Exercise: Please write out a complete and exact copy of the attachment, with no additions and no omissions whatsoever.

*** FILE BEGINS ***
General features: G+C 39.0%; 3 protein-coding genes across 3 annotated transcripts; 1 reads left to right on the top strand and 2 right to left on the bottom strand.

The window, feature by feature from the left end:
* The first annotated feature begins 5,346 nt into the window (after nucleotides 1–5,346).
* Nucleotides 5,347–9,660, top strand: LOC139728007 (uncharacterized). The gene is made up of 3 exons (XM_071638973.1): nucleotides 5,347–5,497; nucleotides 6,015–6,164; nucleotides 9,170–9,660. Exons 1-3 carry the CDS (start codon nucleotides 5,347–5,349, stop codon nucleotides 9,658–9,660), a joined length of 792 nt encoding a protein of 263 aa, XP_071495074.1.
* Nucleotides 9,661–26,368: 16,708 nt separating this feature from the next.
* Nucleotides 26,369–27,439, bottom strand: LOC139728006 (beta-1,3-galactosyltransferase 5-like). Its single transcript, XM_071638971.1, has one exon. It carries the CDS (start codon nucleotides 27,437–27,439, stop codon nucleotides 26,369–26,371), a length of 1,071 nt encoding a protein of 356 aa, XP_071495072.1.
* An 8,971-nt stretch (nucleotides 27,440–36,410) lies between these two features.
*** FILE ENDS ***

General features: G+C 39.0%; 3 protein-coding genes across 3 annotated transcripts; 1 reads left to right on the top strand and 2 right to left on the bottom strand.

The window, feature by feature from the left end:
* The first annotated feature begins 5,346 nt into the window (after nucleotides 1–5,346).
* Nucleotides 5,347–9,660, top strand: LOC139728007 (uncharacterized). The gene is made up of 3 exons (XM_071638973.1): nucleotides 5,347–5,497; nucleotides 6,015–6,164; nucleotides 9,170–9,660. Exons 1-3 carry the CDS (start codon nucleotides 5,347–5,349, stop codon nucleotides 9,658–9,660), a joined length of 792 nt encoding a protein of 263 aa, XP_071495074.1.
* Nucleotides 9,661–26,368: 16,708 nt separating this feature from the next.
* Nucleotides 26,369–27,439, bottom strand: LOC139728006 (beta-1,3-galactosyltransferase 5-like). Its single transcript, XM_071638971.1, has one exon. It carries the CDS (start codon nucleotides 27,437–27,439, stop codon nucleotides 26,369–26,371), a length of 1,071 nt encoding a protein of 356 aa, XP_071495072.1.
* An 8,971-nt stretch (nucleotides 27,440–36,410) lies between these two features.